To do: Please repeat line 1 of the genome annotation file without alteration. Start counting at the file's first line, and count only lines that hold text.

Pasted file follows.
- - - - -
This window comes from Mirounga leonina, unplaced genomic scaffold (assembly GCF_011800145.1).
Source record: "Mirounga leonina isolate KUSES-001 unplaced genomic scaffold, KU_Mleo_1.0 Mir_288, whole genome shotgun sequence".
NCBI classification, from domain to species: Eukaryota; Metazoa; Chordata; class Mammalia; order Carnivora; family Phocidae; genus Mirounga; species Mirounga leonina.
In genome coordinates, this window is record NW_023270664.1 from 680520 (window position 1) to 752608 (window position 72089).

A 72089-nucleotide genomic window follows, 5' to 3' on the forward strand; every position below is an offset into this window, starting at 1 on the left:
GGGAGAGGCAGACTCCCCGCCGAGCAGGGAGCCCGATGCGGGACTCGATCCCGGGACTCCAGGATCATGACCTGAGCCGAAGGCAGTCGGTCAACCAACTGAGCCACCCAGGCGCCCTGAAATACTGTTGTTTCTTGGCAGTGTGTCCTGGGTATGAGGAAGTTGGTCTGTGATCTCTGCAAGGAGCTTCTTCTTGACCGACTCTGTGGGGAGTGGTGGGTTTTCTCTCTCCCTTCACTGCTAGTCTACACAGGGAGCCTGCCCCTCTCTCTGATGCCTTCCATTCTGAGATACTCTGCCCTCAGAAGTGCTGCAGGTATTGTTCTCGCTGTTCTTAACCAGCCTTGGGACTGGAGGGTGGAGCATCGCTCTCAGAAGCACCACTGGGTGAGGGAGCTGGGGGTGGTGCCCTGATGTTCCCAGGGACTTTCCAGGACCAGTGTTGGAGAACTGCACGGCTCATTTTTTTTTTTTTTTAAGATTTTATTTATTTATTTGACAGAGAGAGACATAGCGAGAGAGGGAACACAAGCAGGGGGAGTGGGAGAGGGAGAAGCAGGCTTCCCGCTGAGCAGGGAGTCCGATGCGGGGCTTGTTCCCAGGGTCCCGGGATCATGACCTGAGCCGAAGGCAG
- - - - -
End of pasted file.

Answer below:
This window comes from Mirounga leonina, unplaced genomic scaffold (assembly GCF_011800145.1).